Facebook is infiltrating sites all over the web. These sites are happy to add Facebook’s social plug-ins. What if Facebook launched an AdSense-like product – a product that lets publishers stick relevant ads from Facebook on their sites for a cut of the money? They would be HIGHLY, HIGHLY targeted because the more sites that use plugins like Facebook’s like button, the more users will share their likes with Facebook, which goes to the profile, which is where Facebook already draws its information from to serve its own ads today.

Should Google be worried?

These ads are already pretty well targeted, when the user has enough information in their profile. Social plugins like the like button will only facilitate the population of such information in the profile.

Apparently Mashable founder Pete Cashmore has a similar view on this, as he says in an article for CNN, «Google makes the vast majority of its money from ads — these ads typically match your search terms, or the content of the Web page you’re viewing. Google has certainly worked to personalize these ads, but its knowledge of your friends and interests is more limited than Facebook’s. The data gleaned from thousands of Facebook Like buttons around the web could make for an ad network that rivals Google’s AdSense.»

Ian Schafer at AdAge has also contemplated such a scenario. «It seems to be an inevitability that all of this intelligence will one day be applied to power a socially targeted ad network as big (or bigger than) Google’s AdSense,» he says. «It would be a network that would theoretically deliver even better results for advertisers, resulting in higher CPMs/CPCs/CP-whatevers that can deliver higher payouts to publishers, making a choice between the two platforms a not-too-difficult one for those publishers.»

The Like button is a game changer because all of a sudden you have the whole world wide web of content to «like» not just what’s within your immediate network within Facebook and what you may have taken the time to add to your profile two years ago. It keeps user interests current and enables an infinite amount of interest indication that advertisers would salivate for.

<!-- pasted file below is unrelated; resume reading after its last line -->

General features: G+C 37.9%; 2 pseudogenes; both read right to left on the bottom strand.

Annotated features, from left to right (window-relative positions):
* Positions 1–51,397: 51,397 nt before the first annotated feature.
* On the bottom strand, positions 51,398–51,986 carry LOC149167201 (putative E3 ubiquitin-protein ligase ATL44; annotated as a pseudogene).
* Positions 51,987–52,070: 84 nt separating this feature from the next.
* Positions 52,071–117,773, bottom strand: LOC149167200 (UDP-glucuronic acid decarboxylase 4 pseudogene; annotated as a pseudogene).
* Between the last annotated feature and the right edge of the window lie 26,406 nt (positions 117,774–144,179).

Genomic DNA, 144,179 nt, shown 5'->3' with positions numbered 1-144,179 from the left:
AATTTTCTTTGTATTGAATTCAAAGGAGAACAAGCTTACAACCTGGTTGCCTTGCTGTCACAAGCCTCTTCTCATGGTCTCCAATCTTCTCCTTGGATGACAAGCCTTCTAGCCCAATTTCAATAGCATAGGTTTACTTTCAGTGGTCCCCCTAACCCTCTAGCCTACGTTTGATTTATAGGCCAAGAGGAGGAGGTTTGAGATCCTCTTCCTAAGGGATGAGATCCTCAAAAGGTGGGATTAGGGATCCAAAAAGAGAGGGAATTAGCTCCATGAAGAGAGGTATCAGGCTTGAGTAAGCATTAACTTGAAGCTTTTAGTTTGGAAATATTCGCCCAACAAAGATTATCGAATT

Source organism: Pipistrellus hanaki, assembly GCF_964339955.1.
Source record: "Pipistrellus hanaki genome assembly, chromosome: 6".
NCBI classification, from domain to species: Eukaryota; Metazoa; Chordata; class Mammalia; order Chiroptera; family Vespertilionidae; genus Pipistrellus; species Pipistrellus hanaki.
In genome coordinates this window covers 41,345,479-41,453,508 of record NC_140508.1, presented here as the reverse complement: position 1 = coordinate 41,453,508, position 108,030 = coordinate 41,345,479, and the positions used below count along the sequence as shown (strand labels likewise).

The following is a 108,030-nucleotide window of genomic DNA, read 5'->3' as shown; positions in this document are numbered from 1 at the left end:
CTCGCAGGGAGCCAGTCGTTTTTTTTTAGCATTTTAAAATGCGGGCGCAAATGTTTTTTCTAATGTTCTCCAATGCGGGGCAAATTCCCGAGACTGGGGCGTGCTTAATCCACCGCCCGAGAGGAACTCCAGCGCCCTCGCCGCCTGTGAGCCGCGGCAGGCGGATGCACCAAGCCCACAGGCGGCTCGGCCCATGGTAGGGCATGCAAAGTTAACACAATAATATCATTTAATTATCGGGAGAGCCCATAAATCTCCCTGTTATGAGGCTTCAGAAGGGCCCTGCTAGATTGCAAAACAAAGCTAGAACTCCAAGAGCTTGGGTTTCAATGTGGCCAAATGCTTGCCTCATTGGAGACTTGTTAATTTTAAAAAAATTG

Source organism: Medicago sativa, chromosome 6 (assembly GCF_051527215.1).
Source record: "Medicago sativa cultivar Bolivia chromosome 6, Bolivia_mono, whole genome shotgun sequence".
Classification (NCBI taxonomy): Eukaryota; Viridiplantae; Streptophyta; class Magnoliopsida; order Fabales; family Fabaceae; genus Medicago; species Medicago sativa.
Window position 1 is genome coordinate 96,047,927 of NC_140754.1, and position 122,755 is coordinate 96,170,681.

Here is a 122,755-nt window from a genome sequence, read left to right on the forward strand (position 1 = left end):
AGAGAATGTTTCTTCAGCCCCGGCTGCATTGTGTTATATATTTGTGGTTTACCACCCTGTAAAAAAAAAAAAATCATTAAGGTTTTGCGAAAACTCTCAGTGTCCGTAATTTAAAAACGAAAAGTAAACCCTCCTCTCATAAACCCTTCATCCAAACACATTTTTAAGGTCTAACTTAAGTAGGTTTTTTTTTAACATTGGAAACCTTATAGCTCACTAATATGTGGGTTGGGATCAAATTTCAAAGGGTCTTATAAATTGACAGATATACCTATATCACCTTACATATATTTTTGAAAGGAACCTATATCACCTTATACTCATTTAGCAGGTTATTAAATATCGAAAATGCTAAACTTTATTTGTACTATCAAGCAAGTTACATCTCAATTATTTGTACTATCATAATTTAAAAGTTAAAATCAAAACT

If Facebook were to launch an AdSense-like product, that doesn’t necessarily mean Google would completely lose out. I can certainly see a lot of sites going forward with both. When pressed to make a choice between the two, however, it could make things interesting for the industry at large.

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Yahoo’s Head Of Advertising Platforms To Leave Company

Wise started at Yahoo when the company acquired Right Media in 2007. Prior to that, he served as Right Media’s president, the CEO of Didit, a senior vice president at Ask, and a vice president at DoubleClick (among other things), which makes for a tough-to-match resume.

Solid replacement already lined up, at least

Although it’s hard to imagine that any company keeps all its employees forever, it looks like Yahoo continues to be worse than average in terms of retaining important people.  This afternoon, a report revealed that Bill Wise, who is in charge of Yahoo’s Advertising Platforms business, will leave the same as so many before him.

YahooWise started at Yahoo when the company acquired Right Media in 2007.  Prior to that, he served as Right Media’s president, the CEO of Didit, a senior vice president at Ask, and a vice president at DoubleClick (among other things), which makes for a tough-to-match resume.

Yahoo’s already found a replacement, however, in the form of Ramsey McGrory.  McGrory, like Wise, worked for Right Media before Yahoo bought it, and put in three years at DoubleClick, too.  What’s more, McGrory was even employed by the Army for about eight years.

Then here’s one other important point: Staci D. Kramer, who first reported this move, indicated that Wise isn’t just cleaning out his desk and disappearing; he’ll instead work with McGrory during a transition period.

Yahoo may not have the whole «keep people from quitting» thing down, then, but the company seems to have gotten extremely good at minimizing the damage due to their departures.

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Microsoft Matches, Tops Forecasts w/Earnings Report